Iowa Supreme Court rules state DOT officers issued nearly 13,000 tickets illegally

By Tyson Fisher, Land Line staff writer | Tuesday, October 23, 2018

The Iowa Supreme Court recently upheld a lower court’s decision in a case that decided how much law enforcement authority is granted to the Iowa Department of Transportation after Motor Vehicle Enforcement officers issued nearly 13,000 citations to noncommercial drivers. Both courts decided IDOT overstepped its authority, effectively nullifying those traffic tickets.

On Oct. 19, the Iowa Supreme Court unanimously ruled in favor of the plaintiffs suing IDOT over citations they say the department had no business issuing. The court relied on two statutes that pertain to IDOT’s enforcement authority: Iowa Code sections 321.477 and 804.9.

At the time of the citations in question, section 321.477 regulated IDOT peace officers by stating the following (emphasis added):

“The department may designate by resolution certain of its employees upon each of whom there is hereby conferred the authority of a peace officer to control and direct traffic and weigh vehicles, and to make arrests for violations of the motor vehicle laws relating to the operating authority, registration, size, weight, and load of motor vehicles and trailers and registration of a motor carrier’s interstate transportation service with the department.”

The Supreme Court interpreted this to mean the statute did not provide authority for arrests relating to other traffic violations.

Section 804.9 deals with arrests by private persons, which states a private person can make an arrest “for a public offense committed or attempted in the person's presence.” However, the statute does not extend to individuals who are not private citizens, including DOT officers. Even if it did, it does not give authority to issue citations.

Accordingly, the Supreme Court ruled that IDOT never had the authority to issue traffic citations not related to operating authority, registration, size, weight and load of motor vehicles and trailers.

Rickie Rilea and Timothy Riley vs. IDOT
The case stems from a lawsuit filed by two people who were cited by an IDOT MVE officer in September 2016. Rickie Rilea was driving on Interstate 35 southbound in Warrant County when pulled over and issued a ticket for going 66 mph in a 55 mph work zone. Timothy Riley was cited for a similar offense approximately two weeks later.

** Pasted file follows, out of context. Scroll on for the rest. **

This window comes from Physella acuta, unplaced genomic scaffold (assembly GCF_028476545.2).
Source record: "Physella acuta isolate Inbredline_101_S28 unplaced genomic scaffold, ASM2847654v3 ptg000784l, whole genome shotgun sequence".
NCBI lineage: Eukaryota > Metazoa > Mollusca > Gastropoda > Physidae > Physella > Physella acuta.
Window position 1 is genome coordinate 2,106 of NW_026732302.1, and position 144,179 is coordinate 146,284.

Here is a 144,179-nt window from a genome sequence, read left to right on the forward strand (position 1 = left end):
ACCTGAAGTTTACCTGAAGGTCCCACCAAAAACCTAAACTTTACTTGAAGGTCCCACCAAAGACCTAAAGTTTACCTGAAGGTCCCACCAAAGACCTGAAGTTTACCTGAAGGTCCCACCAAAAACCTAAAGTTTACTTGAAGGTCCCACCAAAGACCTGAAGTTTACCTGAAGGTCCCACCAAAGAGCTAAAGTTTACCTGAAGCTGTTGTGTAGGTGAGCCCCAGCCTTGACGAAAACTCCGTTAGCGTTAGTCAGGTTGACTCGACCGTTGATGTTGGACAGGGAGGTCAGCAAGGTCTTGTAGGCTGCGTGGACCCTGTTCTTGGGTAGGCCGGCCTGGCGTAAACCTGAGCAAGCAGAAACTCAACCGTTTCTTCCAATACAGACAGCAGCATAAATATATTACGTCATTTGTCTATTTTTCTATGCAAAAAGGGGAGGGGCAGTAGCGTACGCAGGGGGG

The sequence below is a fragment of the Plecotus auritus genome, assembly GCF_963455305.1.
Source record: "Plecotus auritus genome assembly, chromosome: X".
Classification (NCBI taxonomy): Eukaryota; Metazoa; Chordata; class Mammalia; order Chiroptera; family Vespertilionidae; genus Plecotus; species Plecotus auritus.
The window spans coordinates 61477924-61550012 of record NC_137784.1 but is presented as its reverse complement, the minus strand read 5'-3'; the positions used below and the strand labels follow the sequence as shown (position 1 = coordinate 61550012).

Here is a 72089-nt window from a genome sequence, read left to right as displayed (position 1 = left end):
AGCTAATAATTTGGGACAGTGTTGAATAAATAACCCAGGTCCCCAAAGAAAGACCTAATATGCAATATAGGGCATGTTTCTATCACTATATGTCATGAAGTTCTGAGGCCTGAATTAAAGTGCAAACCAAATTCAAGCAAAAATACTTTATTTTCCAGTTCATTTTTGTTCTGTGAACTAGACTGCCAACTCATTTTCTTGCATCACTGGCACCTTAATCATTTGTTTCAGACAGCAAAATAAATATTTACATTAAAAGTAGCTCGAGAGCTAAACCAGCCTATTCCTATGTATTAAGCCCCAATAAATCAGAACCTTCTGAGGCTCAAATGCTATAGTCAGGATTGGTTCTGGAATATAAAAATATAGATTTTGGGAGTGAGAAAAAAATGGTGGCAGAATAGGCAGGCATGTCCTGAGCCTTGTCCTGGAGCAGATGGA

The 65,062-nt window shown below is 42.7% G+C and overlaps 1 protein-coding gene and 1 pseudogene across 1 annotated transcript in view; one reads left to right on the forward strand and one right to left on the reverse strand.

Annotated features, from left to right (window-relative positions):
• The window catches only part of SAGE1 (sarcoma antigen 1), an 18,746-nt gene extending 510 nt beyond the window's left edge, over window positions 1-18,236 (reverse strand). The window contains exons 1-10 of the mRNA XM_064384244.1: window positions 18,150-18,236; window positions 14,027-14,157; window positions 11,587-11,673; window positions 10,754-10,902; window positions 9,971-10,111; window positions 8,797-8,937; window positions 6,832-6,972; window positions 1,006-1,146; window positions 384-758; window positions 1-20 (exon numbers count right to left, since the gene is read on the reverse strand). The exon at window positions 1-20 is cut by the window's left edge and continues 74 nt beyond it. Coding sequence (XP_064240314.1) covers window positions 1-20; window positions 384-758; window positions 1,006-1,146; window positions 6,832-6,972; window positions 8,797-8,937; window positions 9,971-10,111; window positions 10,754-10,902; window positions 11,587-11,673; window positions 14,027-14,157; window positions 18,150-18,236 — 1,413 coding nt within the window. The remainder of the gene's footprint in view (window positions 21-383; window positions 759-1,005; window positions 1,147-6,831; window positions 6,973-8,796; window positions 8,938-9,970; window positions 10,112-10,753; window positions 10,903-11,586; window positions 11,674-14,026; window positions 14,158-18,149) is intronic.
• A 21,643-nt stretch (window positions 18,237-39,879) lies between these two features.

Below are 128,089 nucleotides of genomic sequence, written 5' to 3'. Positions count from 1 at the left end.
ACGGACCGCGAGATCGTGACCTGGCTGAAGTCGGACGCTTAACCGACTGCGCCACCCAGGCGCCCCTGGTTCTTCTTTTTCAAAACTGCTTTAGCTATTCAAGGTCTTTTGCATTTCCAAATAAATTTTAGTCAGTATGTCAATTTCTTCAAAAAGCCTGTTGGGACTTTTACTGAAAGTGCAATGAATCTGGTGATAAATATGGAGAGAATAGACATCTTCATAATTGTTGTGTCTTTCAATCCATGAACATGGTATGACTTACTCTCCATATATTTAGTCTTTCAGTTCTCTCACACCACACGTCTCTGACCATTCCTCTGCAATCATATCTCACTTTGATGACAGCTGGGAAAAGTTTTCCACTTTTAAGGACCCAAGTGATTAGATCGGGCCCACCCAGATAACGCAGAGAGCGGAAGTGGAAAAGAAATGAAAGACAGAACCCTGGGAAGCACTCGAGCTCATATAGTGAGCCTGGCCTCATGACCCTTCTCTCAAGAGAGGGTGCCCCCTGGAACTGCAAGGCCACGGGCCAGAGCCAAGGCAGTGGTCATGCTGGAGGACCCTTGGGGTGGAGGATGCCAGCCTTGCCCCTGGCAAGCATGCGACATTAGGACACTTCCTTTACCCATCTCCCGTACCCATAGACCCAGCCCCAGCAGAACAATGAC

In March 2017, Rilea and Riley sought declaratory orders, claiming that IDOT MVE employees issued more than 12,840 citations unrelated to their authority between August 2014 and August 2016. In fact, IDOT officers wrote more of those tickets than tickets related to their job. Within the same time frame, IDOT officers issued only 9,400 citations relating to operating authority, registration, size, weight and load.

The plaintiffs also accused IDOT of having a policy directing officers to cite motorists violating any Iowa law. Despite submitted exhibits that suggested such a policy existed, IDOT denied the accusation.

In response to the controversy behind IDOT officers’ authority, Iowa Code section 321.477 was amended in May 2017 to add the following:

“[IDOT] may designate by resolution certain of its employees upon each of whom there is conferred the authority of a peace officer to enforce all laws of the state including but not limited to the rules and regulations of the department. Employees designated as peace officers pursuant to this section shall have the same powers conferred by law on peace officers for the enforcement of all laws of this state and the apprehension of violators.”

The new language essentially gives IDOT the authority to stop and cite all motorists for any law violation outside its original scope. New authority was supposed to last until July 1, 2018, but was extended another year until July 1, 2019.

According to the Supreme Court opinion, IDOT argued that allowing its officers to ticket speeding vehicles in construction zones enhances public safety.

“However, general considerations of public policy are not enough here to outweigh clear statutory language or longstanding precedent,” the court opined.

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